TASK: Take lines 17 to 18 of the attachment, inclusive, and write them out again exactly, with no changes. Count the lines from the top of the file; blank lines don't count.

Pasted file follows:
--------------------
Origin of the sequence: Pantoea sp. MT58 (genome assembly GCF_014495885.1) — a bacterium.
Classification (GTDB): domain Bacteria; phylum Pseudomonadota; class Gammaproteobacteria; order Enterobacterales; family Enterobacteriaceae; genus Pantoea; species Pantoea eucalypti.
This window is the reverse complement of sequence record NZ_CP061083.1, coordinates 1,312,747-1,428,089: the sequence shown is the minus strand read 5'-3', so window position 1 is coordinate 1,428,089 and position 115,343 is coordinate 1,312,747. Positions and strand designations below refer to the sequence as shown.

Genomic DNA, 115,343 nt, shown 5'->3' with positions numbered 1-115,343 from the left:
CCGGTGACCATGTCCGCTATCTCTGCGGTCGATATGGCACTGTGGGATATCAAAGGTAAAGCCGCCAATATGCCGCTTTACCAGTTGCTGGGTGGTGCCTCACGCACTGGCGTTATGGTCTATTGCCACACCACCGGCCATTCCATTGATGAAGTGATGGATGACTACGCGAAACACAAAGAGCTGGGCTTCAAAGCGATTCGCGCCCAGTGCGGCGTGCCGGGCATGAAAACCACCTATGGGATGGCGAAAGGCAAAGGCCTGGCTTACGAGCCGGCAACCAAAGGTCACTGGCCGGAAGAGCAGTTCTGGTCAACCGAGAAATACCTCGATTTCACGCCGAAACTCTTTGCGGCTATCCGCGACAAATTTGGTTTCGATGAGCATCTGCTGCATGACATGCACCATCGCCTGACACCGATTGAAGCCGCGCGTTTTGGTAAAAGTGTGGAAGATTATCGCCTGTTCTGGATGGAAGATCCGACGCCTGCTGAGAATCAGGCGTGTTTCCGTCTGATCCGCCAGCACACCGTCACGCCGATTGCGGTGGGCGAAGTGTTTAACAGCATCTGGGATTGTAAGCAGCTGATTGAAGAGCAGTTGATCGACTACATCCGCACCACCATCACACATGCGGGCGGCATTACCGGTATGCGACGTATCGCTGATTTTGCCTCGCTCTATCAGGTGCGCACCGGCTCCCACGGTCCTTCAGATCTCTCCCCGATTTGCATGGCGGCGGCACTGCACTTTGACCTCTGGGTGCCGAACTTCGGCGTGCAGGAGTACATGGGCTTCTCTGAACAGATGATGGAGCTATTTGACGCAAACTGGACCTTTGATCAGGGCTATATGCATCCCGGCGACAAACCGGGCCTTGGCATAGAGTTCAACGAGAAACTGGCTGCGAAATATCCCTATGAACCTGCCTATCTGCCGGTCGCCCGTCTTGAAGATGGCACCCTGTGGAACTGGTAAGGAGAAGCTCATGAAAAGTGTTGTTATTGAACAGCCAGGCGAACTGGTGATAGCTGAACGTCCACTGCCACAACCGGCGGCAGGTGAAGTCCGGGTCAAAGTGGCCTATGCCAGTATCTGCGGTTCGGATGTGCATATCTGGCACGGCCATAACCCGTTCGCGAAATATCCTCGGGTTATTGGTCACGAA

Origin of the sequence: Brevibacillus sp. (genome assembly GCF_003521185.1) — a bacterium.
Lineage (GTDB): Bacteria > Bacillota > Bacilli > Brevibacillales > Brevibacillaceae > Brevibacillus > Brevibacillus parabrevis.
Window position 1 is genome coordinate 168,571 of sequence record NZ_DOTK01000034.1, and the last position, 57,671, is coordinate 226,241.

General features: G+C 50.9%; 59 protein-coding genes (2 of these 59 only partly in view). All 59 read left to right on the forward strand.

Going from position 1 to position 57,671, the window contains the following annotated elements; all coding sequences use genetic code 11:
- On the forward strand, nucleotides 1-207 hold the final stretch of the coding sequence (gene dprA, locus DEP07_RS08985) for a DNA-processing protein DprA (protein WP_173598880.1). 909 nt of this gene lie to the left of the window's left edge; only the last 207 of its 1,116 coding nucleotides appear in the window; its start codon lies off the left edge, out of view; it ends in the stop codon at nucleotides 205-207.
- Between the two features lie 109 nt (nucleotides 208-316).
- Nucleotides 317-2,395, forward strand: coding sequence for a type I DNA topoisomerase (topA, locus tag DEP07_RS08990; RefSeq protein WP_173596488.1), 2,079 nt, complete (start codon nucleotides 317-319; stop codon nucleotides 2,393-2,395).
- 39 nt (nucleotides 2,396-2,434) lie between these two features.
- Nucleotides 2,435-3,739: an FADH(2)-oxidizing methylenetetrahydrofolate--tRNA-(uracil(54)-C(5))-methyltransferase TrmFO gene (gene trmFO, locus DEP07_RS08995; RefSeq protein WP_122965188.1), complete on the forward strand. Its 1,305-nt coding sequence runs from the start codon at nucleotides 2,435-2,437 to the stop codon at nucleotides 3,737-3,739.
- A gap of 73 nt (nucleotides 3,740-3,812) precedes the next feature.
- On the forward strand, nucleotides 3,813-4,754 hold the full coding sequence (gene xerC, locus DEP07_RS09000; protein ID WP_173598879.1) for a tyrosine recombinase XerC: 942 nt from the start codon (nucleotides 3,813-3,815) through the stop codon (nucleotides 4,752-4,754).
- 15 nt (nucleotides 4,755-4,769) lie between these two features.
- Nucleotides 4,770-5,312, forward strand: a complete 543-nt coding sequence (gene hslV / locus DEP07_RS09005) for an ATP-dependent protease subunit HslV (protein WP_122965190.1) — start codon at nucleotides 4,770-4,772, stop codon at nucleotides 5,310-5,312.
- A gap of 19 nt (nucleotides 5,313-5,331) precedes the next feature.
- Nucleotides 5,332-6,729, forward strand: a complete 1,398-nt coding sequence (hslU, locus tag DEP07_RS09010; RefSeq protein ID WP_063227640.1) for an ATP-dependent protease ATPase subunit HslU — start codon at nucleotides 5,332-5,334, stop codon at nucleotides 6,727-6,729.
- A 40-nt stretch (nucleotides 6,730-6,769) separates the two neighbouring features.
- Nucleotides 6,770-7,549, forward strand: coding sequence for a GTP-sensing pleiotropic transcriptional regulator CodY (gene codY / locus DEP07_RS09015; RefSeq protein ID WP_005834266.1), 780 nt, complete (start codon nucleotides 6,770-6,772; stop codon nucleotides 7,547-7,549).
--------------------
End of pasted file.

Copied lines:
- On the forward strand, nucleotides 3,813-4,754 hold the full coding sequence (gene xerC, locus DEP07_RS09000; protein ID WP_173598879.1) for a tyrosine recombinase XerC: 942 nt from the start codon (nucleotides 3,813-3,815) through the stop codon (nucleotides 4,752-4,754).
- 15 nt (nucleotides 4,755-4,769) lie between these two features.